I have never been addicted to exercise before. I’ve had my moments as a “gym rat,” but only because I was on a mission to lose that 10 pounds I had gained back since the last time I lost 10 pounds. Those “gym rat” moments were about a means to an end and I ultimately look back on those times realizing how much I hated running on that stupid treadmill. When I hurt my back a couple of weeks ago though, I had a really hard time not working out and was really depressed. Since the end of May I have had a consistent schedule of Zumba and pilates and was not only getting better at both, but really looking forward to the classes. When I had to miss them for 2 weeks I wasn’t upset because I was going to suddenly gain weight, I was upset because I missed my teachers, the muscle exhaustion I would feel at the end of class, and, most importantly, the endorphins. Apparently, once you get used to that endorphin high, there’s not much that can replace it.
My cousin is the first one who indirectly told me about endorphins. She’s a runner (Hi, Lind!) and once I asked her how she could run so much and for so long she told me, “runner’s high.” I so didn’t get it at the time because I didn’t know what I was missing. When exercise was a punishment, I wasn’t focused on how I felt after a work out, I was focused on how I wasn’t losing weight fast enough and was therefore a failure. When I finally would lose weight I would push myself harder and faster, burn out, and slowly gain back whatever I’d lost.
This summer really changed the way that I feel about exercise because I didn’t make it about losing weight; I just wanted to be healthy and maybe have a little bit more tone to my muscles. I turned to Zumba because I had taken classes before and had enjoyed them since I could get a full body cardio work out, without really thinking about it. Zumba dance includes elements of latin dance, hip hop, Bollywood, and whatever other style the teacher feels like putting into the class. When we moved to Park Slope in May I made it my goal to find classes that I liked so I wasn’t just going because I “had” to. Thankfully I live right by Park Slope Yoga, and they have Angela and Juliana, two of the best Zumba instructors I have ever encountered (not to mention Kathryn for Pilates who is the reason I can touch my toes).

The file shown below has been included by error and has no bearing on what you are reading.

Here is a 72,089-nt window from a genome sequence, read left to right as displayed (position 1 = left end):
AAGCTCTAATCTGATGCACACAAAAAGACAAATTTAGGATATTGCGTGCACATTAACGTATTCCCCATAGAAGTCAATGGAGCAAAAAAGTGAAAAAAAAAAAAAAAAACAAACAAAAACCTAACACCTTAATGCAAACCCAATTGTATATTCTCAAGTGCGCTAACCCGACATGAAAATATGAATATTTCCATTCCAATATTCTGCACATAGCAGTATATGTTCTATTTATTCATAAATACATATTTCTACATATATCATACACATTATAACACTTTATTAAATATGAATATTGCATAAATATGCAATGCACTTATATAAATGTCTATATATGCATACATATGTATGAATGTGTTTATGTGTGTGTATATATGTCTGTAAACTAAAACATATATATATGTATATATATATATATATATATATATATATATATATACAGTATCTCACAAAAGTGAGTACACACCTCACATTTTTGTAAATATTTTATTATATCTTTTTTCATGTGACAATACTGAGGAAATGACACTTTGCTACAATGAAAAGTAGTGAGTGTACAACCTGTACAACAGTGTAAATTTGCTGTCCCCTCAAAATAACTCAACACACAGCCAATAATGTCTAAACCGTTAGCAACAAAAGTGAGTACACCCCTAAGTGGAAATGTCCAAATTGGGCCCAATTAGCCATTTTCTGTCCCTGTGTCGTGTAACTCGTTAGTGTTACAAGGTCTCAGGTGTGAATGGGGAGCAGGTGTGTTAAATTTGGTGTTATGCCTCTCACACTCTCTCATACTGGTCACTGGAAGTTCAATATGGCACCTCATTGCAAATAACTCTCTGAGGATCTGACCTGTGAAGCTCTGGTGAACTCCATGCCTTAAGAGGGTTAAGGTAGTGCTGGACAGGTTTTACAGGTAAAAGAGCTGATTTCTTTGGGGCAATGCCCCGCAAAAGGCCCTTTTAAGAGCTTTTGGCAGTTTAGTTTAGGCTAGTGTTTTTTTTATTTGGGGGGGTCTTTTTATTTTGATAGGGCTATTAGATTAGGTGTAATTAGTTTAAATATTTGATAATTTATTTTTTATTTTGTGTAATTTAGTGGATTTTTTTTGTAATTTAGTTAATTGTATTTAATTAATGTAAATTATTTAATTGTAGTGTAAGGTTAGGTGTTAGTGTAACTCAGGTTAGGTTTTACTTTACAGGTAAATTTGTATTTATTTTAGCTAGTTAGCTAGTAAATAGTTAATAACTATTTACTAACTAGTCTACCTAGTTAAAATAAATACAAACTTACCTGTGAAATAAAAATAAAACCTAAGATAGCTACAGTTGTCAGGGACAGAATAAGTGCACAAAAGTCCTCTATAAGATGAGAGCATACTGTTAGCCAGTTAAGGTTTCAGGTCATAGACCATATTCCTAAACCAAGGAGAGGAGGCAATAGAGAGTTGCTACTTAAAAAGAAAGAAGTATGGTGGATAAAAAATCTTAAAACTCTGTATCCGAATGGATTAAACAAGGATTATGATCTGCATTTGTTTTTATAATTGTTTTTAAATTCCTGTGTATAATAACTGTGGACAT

The thing that makes Zumba different than most dance classes is that there is no stopping. In a regular hip hop dance class, the class will stop to learn a combination and then practice a few times and then stop and go over mistakes before continuing. In Zumba, the instructors have specific choreography for each song and you just have to catch on and follow along. For me, picking up the steps is easy (thanks to 15 years of tap) and I love the fact that there’s no time to think, you just have to do it. You can’t worry about how tired you are or if your quads hurt or if you look like an idiot, you just have to do what the teacher is doing. Also, when you’re familiar with the teacher and their dances, you don’t even have to follow along anymore, you can make the steps your own. It’s so liberating and fun and if you make a mistake no one cares as long as you’re moving and smiling.
I was finally able to go back to Zumba last night after my 2 weeks away. I was a little bit nervous about how my body would react, but really wanted to push myself and get through the class. It was the best thing I could have done. The energy of the class and feeling the music and the steps was exactly what I needed. I left there last night in the best mood I have been in since I hurt my back.
Endorphins are awesome, and I’m a Zumba addict. I mean, how can you go wrong when the slogan is “ditch the workout, join the party!”?
Where do you get your rush?